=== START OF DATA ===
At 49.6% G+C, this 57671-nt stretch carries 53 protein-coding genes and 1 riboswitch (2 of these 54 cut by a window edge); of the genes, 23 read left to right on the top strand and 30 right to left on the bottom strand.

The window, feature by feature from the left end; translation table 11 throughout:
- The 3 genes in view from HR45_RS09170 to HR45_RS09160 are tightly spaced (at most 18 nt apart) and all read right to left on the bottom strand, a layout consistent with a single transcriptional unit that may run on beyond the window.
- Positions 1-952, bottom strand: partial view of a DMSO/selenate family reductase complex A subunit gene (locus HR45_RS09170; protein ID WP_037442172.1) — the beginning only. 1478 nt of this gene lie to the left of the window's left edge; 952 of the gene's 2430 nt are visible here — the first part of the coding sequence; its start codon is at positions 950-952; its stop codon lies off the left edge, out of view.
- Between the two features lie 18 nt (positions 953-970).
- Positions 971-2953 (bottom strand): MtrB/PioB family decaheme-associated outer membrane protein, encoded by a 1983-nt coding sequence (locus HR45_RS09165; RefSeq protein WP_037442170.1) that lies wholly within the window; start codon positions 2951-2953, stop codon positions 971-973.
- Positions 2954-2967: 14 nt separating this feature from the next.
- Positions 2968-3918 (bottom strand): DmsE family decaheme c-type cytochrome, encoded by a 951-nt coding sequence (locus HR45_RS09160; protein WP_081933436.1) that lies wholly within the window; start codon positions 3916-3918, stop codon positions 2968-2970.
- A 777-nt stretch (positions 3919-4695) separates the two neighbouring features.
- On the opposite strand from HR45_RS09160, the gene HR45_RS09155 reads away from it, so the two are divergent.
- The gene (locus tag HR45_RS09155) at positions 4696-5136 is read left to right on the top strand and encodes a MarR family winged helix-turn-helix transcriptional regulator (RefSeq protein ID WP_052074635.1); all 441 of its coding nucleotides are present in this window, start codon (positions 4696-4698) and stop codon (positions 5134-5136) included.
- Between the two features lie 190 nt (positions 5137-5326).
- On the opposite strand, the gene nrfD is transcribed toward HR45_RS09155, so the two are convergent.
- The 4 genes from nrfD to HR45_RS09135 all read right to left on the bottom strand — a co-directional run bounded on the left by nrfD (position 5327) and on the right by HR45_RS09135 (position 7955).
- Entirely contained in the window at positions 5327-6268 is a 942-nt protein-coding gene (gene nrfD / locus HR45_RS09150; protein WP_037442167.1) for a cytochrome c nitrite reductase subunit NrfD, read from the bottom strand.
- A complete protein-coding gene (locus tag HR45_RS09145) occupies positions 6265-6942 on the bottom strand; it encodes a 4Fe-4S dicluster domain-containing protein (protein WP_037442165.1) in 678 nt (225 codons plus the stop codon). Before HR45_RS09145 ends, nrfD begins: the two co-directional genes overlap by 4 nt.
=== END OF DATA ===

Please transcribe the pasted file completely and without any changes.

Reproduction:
At 49.6% G+C, this 57671-nt stretch carries 53 protein-coding genes and 1 riboswitch (2 of these 54 cut by a window edge); of the genes, 23 read left to right on the top strand and 30 right to left on the bottom strand.

The window, feature by feature from the left end; translation table 11 throughout:
- The 3 genes in view from HR45_RS09170 to HR45_RS09160 are tightly spaced (at most 18 nt apart) and all read right to left on the bottom strand, a layout consistent with a single transcriptional unit that may run on beyond the window.
- Positions 1-952, bottom strand: partial view of a DMSO/selenate family reductase complex A subunit gene (locus HR45_RS09170; protein ID WP_037442172.1) — the beginning only. 1478 nt of this gene lie to the left of the window's left edge; 952 of the gene's 2430 nt are visible here — the first part of the coding sequence; its start codon is at positions 950-952; its stop codon lies off the left edge, out of view.
- Between the two features lie 18 nt (positions 953-970).
- Positions 971-2953 (bottom strand): MtrB/PioB family decaheme-associated outer membrane protein, encoded by a 1983-nt coding sequence (locus HR45_RS09165; RefSeq protein WP_037442170.1) that lies wholly within the window; start codon positions 2951-2953, stop codon positions 971-973.
- Positions 2954-2967: 14 nt separating this feature from the next.
- Positions 2968-3918 (bottom strand): DmsE family decaheme c-type cytochrome, encoded by a 951-nt coding sequence (locus HR45_RS09160; protein WP_081933436.1) that lies wholly within the window; start codon positions 3916-3918, stop codon positions 2968-2970.
- A 777-nt stretch (positions 3919-4695) separates the two neighbouring features.
- On the opposite strand from HR45_RS09160, the gene HR45_RS09155 reads away from it, so the two are divergent.
- The gene (locus tag HR45_RS09155) at positions 4696-5136 is read left to right on the top strand and encodes a MarR family winged helix-turn-helix transcriptional regulator (RefSeq protein ID WP_052074635.1); all 441 of its coding nucleotides are present in this window, start codon (positions 4696-4698) and stop codon (positions 5134-5136) included.
- Between the two features lie 190 nt (positions 5137-5326).
- On the opposite strand, the gene nrfD is transcribed toward HR45_RS09155, so the two are convergent.
- The 4 genes from nrfD to HR45_RS09135 all read right to left on the bottom strand — a co-directional run bounded on the left by nrfD (position 5327) and on the right by HR45_RS09135 (position 7955).
- Entirely contained in the window at positions 5327-6268 is a 942-nt protein-coding gene (gene nrfD / locus HR45_RS09150; protein WP_037442167.1) for a cytochrome c nitrite reductase subunit NrfD, read from the bottom strand.
- A complete protein-coding gene (locus tag HR45_RS09145) occupies positions 6265-6942 on the bottom strand; it encodes a 4Fe-4S dicluster domain-containing protein (protein WP_037442165.1) in 678 nt (225 codons plus the stop codon). Before HR45_RS09145 ends, nrfD begins: the two co-directional genes overlap by 4 nt.